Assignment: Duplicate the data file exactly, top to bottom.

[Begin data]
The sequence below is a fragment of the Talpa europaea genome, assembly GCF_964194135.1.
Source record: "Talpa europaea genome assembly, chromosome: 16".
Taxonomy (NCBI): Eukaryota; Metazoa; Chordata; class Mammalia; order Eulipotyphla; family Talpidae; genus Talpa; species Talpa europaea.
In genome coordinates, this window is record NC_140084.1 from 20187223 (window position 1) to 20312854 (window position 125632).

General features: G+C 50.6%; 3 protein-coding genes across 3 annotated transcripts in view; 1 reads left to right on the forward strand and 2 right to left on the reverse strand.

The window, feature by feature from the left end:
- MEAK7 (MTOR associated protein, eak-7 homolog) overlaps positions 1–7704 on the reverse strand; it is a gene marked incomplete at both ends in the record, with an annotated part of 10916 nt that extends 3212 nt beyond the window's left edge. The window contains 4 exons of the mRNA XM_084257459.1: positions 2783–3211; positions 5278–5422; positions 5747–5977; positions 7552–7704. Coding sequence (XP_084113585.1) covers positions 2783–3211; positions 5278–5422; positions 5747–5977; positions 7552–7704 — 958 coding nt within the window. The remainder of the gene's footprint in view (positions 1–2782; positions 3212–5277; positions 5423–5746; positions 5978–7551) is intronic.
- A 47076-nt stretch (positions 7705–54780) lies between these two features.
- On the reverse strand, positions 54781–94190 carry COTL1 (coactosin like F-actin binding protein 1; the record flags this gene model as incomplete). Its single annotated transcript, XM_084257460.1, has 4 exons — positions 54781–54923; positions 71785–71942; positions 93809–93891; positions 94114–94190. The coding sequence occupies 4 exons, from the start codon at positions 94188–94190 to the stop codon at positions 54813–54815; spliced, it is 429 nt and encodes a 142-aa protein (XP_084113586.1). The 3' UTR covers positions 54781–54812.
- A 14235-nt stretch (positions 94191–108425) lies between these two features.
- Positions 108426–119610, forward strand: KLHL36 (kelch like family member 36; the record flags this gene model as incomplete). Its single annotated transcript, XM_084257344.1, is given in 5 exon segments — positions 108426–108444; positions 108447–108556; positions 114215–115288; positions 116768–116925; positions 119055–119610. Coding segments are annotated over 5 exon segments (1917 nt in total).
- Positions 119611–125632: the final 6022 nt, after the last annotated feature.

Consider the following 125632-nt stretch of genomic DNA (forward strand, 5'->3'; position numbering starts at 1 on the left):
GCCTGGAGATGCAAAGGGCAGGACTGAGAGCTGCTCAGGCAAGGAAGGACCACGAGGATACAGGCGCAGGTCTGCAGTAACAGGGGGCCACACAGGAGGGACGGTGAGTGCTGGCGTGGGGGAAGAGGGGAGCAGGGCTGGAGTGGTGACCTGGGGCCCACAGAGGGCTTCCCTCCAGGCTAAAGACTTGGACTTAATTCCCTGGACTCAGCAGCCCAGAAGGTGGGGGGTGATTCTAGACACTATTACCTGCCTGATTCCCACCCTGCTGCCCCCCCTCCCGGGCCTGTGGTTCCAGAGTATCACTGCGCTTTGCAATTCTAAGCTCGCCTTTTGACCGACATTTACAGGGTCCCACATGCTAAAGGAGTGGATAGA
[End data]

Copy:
The sequence below is a fragment of the Talpa europaea genome, assembly GCF_964194135.1.
Source record: "Talpa europaea genome assembly, chromosome: 16".
Taxonomy (NCBI): Eukaryota; Metazoa; Chordata; class Mammalia; order Eulipotyphla; family Talpidae; genus Talpa; species Talpa europaea.
In genome coordinates, this window is record NC_140084.1 from 20187223 (window position 1) to 20312854 (window position 125632).

General features: G+C 50.6%; 3 protein-coding genes across 3 annotated transcripts in view; 1 reads left to right on the forward strand and 2 right to left on the reverse strand.

The window, feature by feature from the left end:
- MEAK7 (MTOR associated protein, eak-7 homolog) overlaps positions 1–7704 on the reverse strand; it is a gene marked incomplete at both ends in the record, with an annotated part of 10916 nt that extends 3212 nt beyond the window's left edge. The window contains 4 exons of the mRNA XM_084257459.1: positions 2783–3211; positions 5278–5422; positions 5747–5977; positions 7552–7704. Coding sequence (XP_084113585.1) covers positions 2783–3211; positions 5278–5422; positions 5747–5977; positions 7552–7704 — 958 coding nt within the window. The remainder of the gene's footprint in view (positions 1–2782; positions 3212–5277; positions 5423–5746; positions 5978–7551) is intronic.
- A 47076-nt stretch (positions 7705–54780) lies between these two features.
- On the reverse strand, positions 54781–94190 carry COTL1 (coactosin like F-actin binding protein 1; the record flags this gene model as incomplete). Its single annotated transcript, XM_084257460.1, has 4 exons — positions 54781–54923; positions 71785–71942; positions 93809–93891; positions 94114–94190. The coding sequence occupies 4 exons, from the start codon at positions 94188–94190 to the stop codon at positions 54813–54815; spliced, it is 429 nt and encodes a 142-aa protein (XP_084113586.1). The 3' UTR covers positions 54781–54812.
- A 14235-nt stretch (positions 94191–108425) lies between these two features.
- Positions 108426–119610, forward strand: KLHL36 (kelch like family member 36; the record flags this gene model as incomplete). Its single annotated transcript, XM_084257344.1, is given in 5 exon segments — positions 108426–108444; positions 108447–108556; positions 114215–115288; positions 116768–116925; positions 119055–119610. Coding segments are annotated over 5 exon segments (1917 nt in total).
- Positions 119611–125632: the final 6022 nt, after the last annotated feature.

Consider the following 125632-nt stretch of genomic DNA (forward strand, 5'->3'; position numbering starts at 1 on the left):
GCCTGGAGATGCAAAGGGCAGGACTGAGAGCTGCTCAGGCAAGGAAGGACCACGAGGATACAGGCGCAGGTCTGCAGTAACAGGGGGCCACACAGGAGGGACGGTGAGTGCTGGCGTGGGGGAAGAGGGGAGCAGGGCTGGAGTGGTGACCTGGGGCCCACAGAGGGCTTCCCTCCAGGCTAAAGACTTGGACTTAATTCCCTGGACTCAGCAGCCCAGAAGGTGGGGGGTGATTCTAGACACTATTACCTGCCTGATTCCCACCCTGCTGCCCCCCCTCCCGGGCCTGTGGTTCCAGAGTATCACTGCGCTTTGCAATTCTAAGCTCGCCTTTTGACCGACATTTACAGGGTCCCACATGCTAAAGGAGTGGATAGA